Meeting the challenges

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Hello again everyone.

I do hope all is well with you as we navigate our way through the current Covid situation. It is a very difficult time with so much change and uncertainty, and the divisions in our community are, at best, unfortunate.

Sadly, there are people who have lost jobs and businesses as a result of Covid and its restrictions, so it is easy to understand some of the hostility and anger. But we should also remember that we have got off more lightly than most other countries. Even though predictions are that we still have another two weeks or so until we hit the daily peak number of new cases from this current variant, we are generally coping quite well.

I know many of us are very pleased that our death toll from Covid is minimal compared with almost all other nations. I continue to hope for the best for Waitaki, and for the safety of our people. We were one of the last districts in New Zealand to get Covid, and we can work together to be one of the least affected.

As a community, we will get through it.

On another, more positive, note, the proposed sport and event centre is making great progress. With the strong support of many generous businesses and individuals throughout Waitaki, the fundraising is going well. The Event Centre Trust has been working hard to get the necessary funds and that is greatly appreciated.

Meanwhile, in the background, we continue to work on the nuts›and›bolts side of the project, making sure we will have a facility that meets or exceeds the expectations of our community. It will cater to a wide range of sports, activities and events. To that end, we continue to check out other similar facilities to find out what works and what doesn’t.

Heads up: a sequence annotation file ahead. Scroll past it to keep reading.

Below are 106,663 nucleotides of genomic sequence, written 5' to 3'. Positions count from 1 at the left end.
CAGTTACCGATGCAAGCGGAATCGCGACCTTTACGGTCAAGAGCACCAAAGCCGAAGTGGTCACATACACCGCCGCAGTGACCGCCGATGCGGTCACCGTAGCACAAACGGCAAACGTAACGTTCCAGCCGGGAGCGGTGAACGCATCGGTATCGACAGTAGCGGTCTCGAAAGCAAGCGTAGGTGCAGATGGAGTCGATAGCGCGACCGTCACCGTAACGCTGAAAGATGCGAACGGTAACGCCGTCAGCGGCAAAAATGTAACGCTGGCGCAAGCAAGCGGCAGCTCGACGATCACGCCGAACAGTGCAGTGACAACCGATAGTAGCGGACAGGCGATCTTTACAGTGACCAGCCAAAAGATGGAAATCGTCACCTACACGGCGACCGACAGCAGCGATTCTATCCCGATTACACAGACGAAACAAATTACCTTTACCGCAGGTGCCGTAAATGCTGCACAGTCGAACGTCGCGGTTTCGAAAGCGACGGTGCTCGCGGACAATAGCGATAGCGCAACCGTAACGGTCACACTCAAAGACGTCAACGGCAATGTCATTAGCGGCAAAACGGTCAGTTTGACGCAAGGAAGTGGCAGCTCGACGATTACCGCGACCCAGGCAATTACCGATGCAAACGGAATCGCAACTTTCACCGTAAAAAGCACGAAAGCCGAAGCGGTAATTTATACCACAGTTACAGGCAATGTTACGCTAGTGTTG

One of the constant messages has been the challenge of keeping to budget, not easy at a time when supply chains are stretched and building supplies are difficult to obtain.

De-risking the project is very important. That means using the best procurement processes available to us to ensure we get the best value and the best quality possible, while maximising local sourcing of products and tradespeople. Design is also critical to ensure the building functions effectively and efficiently. We have seen other facilities which look great but have got their functionality wrong, ending up with centres that cost more to run than they should. So far, we are on track to deliver the best facility possible, but there is a lot more work to be done to make sure that happens.

Lastly, I would like to let you know what we are doing for Anzac Day. Importantly, we expect that Poppy Day will still be held, as well as poppies being sold in numerous shops and businesses. Please support our returned service personnel and their families by purchasing a poppy if you can.

With so many events being cancelled, we are confident we can run most of the Anzac Day services we normally would, although there will need to be some changes made.

Under current rules, the number of attendees at each service has to be limited. That will mean some public services cannot be held at some of our memorials, though we will still lay wreaths at them and invite locals to pay their respects separately.

For other services, we will be able to control entry, limiting them to 100 attendees. There are some key services where we will livestream the services to allow many people to pay their respects online to our servicemen and women.

More details on these will be publicised closer to the date.

Wherever we are, we will remember them.

  • Gary Kircher is the Mayor of Waitaki